"It was not so long ago that throughout our entire lives, we had a direct and constant relationship with nature. / We were awoken by the first rays of light, and we would go to sleep shortly after nightfall. Every day, we'd spend long hours outdoors, our feet in contact with the earth. In the summer we'd work and stock up for the winter, and in the winter we'd rest and repair our tools. The rhythm of our lives was dictated by nature -- we were a product of our ecosystem, and entirely indistinguishable from it." Nicolas Langelier, founder and editor-in-chief of Nouveau Projet magazine.
I quoted the above because I simply can't re-write the same sentiment any more eloquently than Nicolas Langelier did in his Closer to the Land piece of Beside magazine (issue #1 - check it out, it's amazing). I left on my two month road trip with an idea of how it might generally go, but knowing that it was even more likely to happen in a way that I could never truly imagine. And so, it did.
Sleeping in my car, I first began to rise and fall with the sun - there was no disputing this. No window sunshades or curtains were going to keep enough of the desert sun and heat out past 7:30 or 8 am, that's for sure. I would wake up absolutely melting, and if I really wanted to hike, the best time to do so was early in the morning while the air was crisp and cool, and the trails were calm and quiet.
For two months, I learned a whole new rhythm: a natural, instinctive rhythm that had me planning my hours, days, routes and directions based on the sun, wind, rain and wildfires. I affectionately called it my road rhythm, but I know that it's as close to a true relationship with nature as I have ever experienced, and after a few weeks back in the city, sleeping in houses and sheltered by buildings, surrounded by grids of roads and routine, I really miss it.
Yes, I've been back for about three weeks. Aside from a few Instagram posts, I have fallen nearly completely off the map - maybe more so than when I was actually on the road. The truth is, the adjustment has been difficult. Trying to maintain a rhythm I felt so connected with and that felt so pure, in an extremely sheltered, urban environment hasn't been easy. I am finding it difficult to take things seriously - material belongings, fashion, most social constructs, long work hours, and watching other people struggle with sweating the small stuff.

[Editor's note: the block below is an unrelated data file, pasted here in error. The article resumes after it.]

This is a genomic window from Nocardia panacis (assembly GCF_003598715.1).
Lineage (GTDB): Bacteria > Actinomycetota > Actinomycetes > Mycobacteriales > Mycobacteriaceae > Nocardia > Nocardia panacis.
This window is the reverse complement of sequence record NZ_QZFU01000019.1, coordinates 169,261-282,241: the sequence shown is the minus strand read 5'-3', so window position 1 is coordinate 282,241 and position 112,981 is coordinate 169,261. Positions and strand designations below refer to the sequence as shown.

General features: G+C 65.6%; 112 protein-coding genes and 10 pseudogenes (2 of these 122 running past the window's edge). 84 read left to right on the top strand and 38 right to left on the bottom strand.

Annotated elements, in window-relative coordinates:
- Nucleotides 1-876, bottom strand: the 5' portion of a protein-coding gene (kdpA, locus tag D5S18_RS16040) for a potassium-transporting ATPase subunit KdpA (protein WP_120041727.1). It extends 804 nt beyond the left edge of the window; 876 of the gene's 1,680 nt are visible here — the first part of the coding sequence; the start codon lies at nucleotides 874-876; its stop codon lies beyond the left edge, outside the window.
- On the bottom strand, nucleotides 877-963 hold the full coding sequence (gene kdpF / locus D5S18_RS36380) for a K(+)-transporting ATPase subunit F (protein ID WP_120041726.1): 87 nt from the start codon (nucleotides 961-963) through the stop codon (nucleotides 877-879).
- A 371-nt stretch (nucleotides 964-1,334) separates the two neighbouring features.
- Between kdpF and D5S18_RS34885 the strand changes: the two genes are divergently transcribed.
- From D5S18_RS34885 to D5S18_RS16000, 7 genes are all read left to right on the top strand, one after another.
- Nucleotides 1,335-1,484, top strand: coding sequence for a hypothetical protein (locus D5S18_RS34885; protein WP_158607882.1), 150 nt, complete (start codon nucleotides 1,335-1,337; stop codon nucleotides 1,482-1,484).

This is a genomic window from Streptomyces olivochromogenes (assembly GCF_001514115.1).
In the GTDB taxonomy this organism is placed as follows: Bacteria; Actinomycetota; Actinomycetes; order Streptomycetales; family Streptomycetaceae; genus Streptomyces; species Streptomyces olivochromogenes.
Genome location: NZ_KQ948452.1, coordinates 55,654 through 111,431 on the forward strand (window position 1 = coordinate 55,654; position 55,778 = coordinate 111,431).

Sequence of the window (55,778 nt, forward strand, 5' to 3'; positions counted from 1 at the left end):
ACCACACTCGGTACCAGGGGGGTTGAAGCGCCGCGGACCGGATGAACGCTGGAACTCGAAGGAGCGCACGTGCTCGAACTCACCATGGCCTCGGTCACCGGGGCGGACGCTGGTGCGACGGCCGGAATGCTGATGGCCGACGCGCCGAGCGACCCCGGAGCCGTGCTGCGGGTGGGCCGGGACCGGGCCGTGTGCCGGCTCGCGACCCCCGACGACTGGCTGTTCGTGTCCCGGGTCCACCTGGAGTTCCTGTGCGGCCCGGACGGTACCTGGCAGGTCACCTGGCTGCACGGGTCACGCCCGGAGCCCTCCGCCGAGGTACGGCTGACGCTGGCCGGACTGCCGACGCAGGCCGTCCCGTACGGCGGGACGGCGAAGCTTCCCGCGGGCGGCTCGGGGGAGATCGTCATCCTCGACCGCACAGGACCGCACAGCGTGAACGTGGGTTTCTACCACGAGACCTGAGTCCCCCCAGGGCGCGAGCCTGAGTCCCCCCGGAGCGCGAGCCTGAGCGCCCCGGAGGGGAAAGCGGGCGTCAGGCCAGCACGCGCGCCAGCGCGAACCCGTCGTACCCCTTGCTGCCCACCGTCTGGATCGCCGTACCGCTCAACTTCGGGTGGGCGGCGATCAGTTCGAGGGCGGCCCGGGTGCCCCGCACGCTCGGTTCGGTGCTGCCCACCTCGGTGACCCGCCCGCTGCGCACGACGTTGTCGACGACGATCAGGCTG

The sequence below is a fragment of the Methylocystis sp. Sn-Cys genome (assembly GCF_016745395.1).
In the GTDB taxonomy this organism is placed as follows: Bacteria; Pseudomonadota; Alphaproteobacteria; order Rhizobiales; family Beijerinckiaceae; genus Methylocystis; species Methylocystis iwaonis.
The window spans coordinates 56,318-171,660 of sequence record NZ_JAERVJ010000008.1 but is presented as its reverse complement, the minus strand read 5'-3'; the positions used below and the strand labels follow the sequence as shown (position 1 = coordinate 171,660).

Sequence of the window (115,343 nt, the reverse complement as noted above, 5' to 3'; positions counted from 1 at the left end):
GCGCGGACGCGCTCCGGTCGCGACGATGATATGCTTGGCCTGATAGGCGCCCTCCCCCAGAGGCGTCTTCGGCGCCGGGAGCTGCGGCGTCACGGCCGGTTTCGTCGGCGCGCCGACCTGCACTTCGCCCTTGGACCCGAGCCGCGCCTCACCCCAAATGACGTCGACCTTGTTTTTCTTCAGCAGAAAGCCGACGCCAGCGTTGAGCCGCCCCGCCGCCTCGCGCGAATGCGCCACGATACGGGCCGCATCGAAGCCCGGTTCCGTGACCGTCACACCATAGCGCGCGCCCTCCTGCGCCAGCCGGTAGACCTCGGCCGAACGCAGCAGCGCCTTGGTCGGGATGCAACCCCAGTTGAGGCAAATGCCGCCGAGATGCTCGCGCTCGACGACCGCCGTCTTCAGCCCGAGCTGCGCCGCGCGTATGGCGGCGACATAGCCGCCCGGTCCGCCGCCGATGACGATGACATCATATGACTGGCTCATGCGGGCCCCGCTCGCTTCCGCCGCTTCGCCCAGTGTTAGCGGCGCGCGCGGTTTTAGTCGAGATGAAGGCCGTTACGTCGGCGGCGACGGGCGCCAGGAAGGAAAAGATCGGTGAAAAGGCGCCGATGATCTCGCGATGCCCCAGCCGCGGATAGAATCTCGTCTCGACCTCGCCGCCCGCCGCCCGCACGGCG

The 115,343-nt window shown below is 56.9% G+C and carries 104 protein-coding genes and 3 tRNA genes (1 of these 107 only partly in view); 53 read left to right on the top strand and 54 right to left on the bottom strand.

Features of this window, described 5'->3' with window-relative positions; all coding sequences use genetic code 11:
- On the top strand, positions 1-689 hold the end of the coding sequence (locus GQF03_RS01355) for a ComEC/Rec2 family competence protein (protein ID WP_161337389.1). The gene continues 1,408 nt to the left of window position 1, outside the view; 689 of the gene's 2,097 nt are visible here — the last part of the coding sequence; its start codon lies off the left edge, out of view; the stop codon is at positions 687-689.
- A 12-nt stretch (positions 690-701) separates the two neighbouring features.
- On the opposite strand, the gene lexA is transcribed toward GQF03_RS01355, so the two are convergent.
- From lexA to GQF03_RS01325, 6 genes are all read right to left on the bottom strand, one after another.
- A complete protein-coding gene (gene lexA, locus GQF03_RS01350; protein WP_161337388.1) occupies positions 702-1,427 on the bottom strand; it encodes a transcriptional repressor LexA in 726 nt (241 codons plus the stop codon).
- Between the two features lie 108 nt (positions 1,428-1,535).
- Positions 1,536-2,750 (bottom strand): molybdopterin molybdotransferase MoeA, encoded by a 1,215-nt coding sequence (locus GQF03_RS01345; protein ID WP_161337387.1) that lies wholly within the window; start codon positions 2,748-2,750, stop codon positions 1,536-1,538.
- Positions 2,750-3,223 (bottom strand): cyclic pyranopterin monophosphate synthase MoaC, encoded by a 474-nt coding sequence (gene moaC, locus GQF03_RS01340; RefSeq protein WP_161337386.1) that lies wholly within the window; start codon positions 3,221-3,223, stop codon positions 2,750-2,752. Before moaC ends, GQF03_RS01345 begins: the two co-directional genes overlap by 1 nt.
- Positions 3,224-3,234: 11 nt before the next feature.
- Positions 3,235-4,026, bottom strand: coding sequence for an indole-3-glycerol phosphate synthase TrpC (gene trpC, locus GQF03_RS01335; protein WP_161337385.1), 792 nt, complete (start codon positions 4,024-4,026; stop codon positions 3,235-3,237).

The complexities of modern life were born of an attempt to simplify. Contrastingly, in the outdoors, simplicity is born of nature's vast complexities. Simplicity in the modern world is a complicated task, whereas complexity in nature is as simple as it gets. That contrast keeps me awake at night, and I struggle to maintain perspective. Bearing the most powerful burdens - how to stay alive and understanding why I was where I was - was a consuming task in the wilderness of America's vast and changing landscape. Staying alive takes on a very different meaning in an urban centre: how not to let work consume you, how to balance and maintain all of your relationships and on which grounds do each of them stand, if what you're eating, reading, or sweating aligns with ideals of perfection; these are all means of staying alive and understanding our place, but they are so confused and contrived. We think that our modern formulas and strategies will simplify our needs and create convenience, but all of that is feeling rather the opposite for me, now that I've returned.
Quickly, I have been lost again to schedules and routines; rules that dictate when I must be "on" or "off". Blinds are pulled, or lights are switched on when duty calls. I haven't watched the colours of a rising sun in weeks, for warehouse walls enclose me on mornings when I'm not trying to recuperate from being over-run. I've hardly written, haven't painted, my pace is furious. I miss crawling into my vessel at night, knowing that if I wake in the midst of things, the world will still rest around me (except for the mice, of course). I miss falling back asleep beneath reassuringly brilliant stars. I miss taking time to listen to the wind, or attending the colours of grasshoppers flitting about me on boot and hoof-beaten trails.
I miss knowing that every day held something new and marvellous for me, if only I were simply to follow it wherever it took me. Following a 9 to 5, five days a week is not apparently the same to me as following a trail or staying ahead of bad weather. I have spent the last three weeks digging deep, trying to understand how I can maintain my road rhythm in the midst of this urban confusion that I originally fled from. I think it could be there, might be possible, but what I can't decide, is if it's truly worth finding, knowing what else there already is out there for me.
"We were one with nature, and nature was one with us. There was no distinction between the atoms that made up our bodies and those that, several billions of years ago, had created the moon we'd watch hoist itself into the sky every night." Nicolas Langelier
Photos are my own. Please do not reproduce without my written permission.
First: Utah BLM Land 2017 | Second: Green River Overlook in Canyonlands National Park 2017 | Third: Moon-set in the Grand Tetons 2017